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Fake anti-virus software claims my dad as a victim

My father was looking forward to my visit during Christmas vacation, not only because he wanted to reunite with his only child, but because he wanted me to fix his computer. I consider myself an average computer user, but he calls me his “computer guru.” Thanks to all I have been exposed to concerning computer security, I put that moniker to the test.

Poor old dad uses his computer daily for his digital art, but during a recent move he let his antivirus software expire. His machine started getting popups, browser redirects and his inbox was inundated with spam, causing him much distress and difficulty while working. Frightening warnings appeared on the screen notifying him of viruses, which he was sure he must have. Unfortunately, he fell for one of the rouge antivirus products in the 2009-antispyware family and ordered it with his credit card. After paying $59.95, he still got all that annoying stuff, plus alarming reports every 5 seconds saying that his machine was infected. Needless to say, he was furious!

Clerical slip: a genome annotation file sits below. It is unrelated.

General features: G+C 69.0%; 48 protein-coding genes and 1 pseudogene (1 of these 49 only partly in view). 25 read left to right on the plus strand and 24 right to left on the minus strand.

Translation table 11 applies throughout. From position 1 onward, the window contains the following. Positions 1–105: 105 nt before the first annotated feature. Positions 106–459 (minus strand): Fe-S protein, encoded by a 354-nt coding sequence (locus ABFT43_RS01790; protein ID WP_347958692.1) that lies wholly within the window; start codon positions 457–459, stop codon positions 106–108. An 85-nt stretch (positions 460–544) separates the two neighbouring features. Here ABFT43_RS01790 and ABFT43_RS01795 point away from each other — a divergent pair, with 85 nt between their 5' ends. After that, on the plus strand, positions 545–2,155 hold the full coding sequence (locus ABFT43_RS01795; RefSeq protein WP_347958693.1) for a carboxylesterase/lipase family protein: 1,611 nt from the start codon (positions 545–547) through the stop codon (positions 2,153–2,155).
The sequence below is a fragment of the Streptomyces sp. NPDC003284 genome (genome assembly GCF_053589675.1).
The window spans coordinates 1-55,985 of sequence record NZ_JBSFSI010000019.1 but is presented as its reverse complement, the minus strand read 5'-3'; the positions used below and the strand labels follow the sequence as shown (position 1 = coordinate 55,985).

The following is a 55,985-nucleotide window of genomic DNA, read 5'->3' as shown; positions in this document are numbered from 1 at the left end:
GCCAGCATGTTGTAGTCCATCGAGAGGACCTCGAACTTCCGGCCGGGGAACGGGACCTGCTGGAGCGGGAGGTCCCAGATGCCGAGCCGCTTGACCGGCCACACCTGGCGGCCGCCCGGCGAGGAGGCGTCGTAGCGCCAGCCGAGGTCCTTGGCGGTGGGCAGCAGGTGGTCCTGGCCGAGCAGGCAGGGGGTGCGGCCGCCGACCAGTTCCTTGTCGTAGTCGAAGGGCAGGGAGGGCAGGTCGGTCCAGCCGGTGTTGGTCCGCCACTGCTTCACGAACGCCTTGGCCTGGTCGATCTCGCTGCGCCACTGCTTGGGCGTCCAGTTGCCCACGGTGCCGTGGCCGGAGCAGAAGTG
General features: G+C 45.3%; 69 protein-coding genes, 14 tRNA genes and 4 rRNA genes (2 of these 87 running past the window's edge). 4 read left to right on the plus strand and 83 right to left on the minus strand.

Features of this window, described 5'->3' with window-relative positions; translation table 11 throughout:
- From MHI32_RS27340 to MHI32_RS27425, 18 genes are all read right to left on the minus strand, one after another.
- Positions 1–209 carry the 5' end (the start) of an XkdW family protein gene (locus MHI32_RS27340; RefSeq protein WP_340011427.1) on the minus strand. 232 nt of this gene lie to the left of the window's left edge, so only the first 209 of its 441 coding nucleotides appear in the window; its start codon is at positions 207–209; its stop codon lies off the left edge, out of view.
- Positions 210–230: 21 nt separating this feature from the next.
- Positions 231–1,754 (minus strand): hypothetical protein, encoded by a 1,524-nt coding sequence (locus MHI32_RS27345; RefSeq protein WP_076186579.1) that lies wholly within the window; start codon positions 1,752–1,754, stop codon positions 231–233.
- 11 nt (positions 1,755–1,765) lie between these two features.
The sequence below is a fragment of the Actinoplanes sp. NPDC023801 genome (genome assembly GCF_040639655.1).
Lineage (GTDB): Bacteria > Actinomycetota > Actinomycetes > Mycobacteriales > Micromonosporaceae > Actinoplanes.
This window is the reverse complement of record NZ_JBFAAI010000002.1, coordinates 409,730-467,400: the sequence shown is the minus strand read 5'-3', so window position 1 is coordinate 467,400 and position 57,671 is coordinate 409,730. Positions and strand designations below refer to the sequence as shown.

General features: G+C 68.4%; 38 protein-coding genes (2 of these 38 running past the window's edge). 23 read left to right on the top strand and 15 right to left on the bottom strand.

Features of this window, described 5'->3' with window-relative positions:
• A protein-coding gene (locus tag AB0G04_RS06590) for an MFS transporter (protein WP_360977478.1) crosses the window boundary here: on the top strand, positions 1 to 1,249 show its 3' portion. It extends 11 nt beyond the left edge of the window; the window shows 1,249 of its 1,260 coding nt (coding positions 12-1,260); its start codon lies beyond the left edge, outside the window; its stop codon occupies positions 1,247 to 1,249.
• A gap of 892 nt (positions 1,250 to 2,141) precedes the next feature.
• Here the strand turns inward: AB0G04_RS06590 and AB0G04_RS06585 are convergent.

It took some work, but we managed to get his computer clean of the rogue software with the help of Malwarebytes’ Anti-malware. Thanks to Colin at Free PC Security and WOT users for introducing me to that.

Dad’s new ISP had a free McAfee suite available for subscribers in his tier, so we installed it, updated the database and ran a scan. Then we made sure all other software was updated by running a Secunia scan to check for vulnerabilities. And to keep his Internet surfing safer we installed Web of Trust.

I feel confident now that he is protected, but I left detailed instructions on how to use these tools, plus I will email him with reminders. I earned the title “computer guru” this time.

Meanwhile, Daddy is anxiously awaiting his credit card bill and is ready to refuse payment and report this rogue company. I sure hope he gets some satisfaction.

I hear about these cases all the time and I even made a video about it for WOT, but to come face to face with a real occurrence of this type of fraud was eye-opening. My elderly dad is on a fixed income and can’t afford to spend money foolishly. His computer is his lifeline out to the broader world now that he’s retired, and he felt violated and hurt when he realized he was ripped off. I was happy to read Esa’s posting about the FTC’s restraining order for sellers of “scareware.”

Thank you friends of WOT for helping me help my dad. Together we must keep up the struggle for a safer Internet for everyone.

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